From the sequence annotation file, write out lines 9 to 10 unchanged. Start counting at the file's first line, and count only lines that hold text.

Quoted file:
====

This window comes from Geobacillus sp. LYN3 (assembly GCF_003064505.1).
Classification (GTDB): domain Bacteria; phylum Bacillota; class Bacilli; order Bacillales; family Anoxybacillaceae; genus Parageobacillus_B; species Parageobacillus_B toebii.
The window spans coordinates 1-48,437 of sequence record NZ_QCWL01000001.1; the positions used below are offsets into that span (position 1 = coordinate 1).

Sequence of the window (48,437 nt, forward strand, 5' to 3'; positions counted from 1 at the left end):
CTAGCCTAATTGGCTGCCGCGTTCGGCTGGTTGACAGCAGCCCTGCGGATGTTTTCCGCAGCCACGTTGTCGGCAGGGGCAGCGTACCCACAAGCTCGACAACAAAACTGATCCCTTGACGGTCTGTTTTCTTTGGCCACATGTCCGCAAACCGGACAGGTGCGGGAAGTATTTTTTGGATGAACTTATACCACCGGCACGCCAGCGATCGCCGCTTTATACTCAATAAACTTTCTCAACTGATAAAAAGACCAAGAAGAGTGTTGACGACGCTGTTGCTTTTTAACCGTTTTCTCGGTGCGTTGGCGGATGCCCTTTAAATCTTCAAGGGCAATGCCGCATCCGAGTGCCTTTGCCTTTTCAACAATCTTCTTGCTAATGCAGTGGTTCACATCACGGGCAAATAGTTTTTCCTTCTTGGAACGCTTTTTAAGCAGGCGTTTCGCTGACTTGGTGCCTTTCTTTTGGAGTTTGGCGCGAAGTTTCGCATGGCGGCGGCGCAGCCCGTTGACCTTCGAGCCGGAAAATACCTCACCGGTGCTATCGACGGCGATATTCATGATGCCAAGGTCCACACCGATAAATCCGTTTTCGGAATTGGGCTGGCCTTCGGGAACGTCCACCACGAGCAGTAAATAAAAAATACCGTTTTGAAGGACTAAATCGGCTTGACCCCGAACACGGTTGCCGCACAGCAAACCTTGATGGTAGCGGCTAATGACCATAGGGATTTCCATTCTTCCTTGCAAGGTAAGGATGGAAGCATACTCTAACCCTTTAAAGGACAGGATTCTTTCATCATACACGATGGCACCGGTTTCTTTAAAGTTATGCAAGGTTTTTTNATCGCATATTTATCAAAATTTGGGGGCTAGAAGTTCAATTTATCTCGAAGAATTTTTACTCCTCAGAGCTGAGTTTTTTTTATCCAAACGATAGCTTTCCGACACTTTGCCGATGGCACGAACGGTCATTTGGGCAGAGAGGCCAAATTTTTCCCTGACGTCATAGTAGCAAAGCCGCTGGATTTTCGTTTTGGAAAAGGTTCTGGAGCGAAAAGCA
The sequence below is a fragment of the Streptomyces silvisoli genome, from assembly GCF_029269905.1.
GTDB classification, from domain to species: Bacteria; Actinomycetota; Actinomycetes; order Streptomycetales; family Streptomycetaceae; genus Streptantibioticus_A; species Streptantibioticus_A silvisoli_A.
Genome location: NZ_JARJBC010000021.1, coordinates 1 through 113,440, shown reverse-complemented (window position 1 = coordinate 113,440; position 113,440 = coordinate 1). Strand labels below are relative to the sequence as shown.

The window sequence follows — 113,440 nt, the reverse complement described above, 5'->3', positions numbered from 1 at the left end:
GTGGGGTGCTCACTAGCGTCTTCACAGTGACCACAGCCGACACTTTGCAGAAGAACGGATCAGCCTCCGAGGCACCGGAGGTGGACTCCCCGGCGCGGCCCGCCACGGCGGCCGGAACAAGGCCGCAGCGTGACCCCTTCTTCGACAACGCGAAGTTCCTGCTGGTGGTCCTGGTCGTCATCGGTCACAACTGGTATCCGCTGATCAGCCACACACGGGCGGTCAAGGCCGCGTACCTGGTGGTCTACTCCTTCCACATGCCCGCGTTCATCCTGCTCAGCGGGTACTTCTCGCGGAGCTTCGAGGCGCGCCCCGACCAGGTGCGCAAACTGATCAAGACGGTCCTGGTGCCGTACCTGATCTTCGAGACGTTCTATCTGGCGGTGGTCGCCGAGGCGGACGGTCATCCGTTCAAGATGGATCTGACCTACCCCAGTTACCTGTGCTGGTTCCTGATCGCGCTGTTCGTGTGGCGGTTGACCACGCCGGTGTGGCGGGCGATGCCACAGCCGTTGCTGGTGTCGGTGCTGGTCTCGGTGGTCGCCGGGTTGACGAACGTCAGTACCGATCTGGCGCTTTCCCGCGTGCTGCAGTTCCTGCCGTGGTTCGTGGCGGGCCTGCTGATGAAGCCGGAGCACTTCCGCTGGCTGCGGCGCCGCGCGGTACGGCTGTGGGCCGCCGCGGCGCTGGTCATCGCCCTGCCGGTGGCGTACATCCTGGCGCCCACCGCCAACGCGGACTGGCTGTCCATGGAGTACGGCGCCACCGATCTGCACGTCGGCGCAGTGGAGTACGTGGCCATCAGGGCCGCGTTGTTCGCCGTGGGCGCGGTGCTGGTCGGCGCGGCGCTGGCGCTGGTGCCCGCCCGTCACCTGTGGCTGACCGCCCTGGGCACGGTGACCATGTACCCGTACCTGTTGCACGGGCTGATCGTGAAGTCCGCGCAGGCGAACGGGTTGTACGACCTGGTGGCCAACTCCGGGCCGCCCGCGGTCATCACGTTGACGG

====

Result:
The window sequence follows — 113,440 nt, the reverse complement described above, 5'->3', positions numbered from 1 at the left end:
GTGGGGTGCTCACTAGCGTCTTCACAGTGACCACAGCCGACACTTTGCAGAAGAACGGATCAGCCTCCGAGGCACCGGAGGTGGACTCCCCGGCGCGGCCCGCCACGGCGGCCGGAACAAGGCCGCAGCGTGACCCCTTCTTCGACAACGCGAAGTTCCTGCTGGTGGTCCTGGTCGTCATCGGTCACAACTGGTATCCGCTGATCAGCCACACACGGGCGGTCAAGGCCGCGTACCTGGTGGTCTACTCCTTCCACATGCCCGCGTTCATCCTGCTCAGCGGGTACTTCTCGCGGAGCTTCGAGGCGCGCCCCGACCAGGTGCGCAAACTGATCAAGACGGTCCTGGTGCCGTACCTGATCTTCGAGACGTTCTATCTGGCGGTGGTCGCCGAGGCGGACGGTCATCCGTTCAAGATGGATCTGACCTACCCCAGTTACCTGTGCTGGTTCCTGATCGCGCTGTTCGTGTGGCGGTTGACCACGCCGGTGTGGCGGGCGATGCCACAGCCGTTGCTGGTGTCGGTGCTGGTCTCGGTGGTCGCCGGGTTGACGAACGTCAGTACCGATCTGGCGCTTTCCCGCGTGCTGCAGTTCCTGCCGTGGTTCGTGGCGGGCCTGCTGATGAAGCCGGAGCACTTCCGCTGGCTGCGGCGCCGCGCGGTACGGCTGTGGGCCGCCGCGGCGCTGGTCATCGCCCTGCCGGTGGCGTACATCCTGGCGCCCACCGCCAACGCGGACTGGCTGTCCATGGAGTACGGCGCCACCGATCTGCACGTCGGCGCAGTGGAGTACGTGGCCATCAGGGCCGCGTTGTTCGCCGTGGGCGCGGTGCTGGTCGGCGCGGCGCTGGCGCTGGTGCCCGCCCGTCACCTGTGGCTGACCGCCCTGGGCACGGTGACCATGTACCCGTACCTGTTGCACGGGCTGATCGTGAAGTCCGCGCAGGCGAACGGGTTGTACGACCTGGTGGCCAACTCCGGGCCGCCCGCGGTCATCACGTTGACGG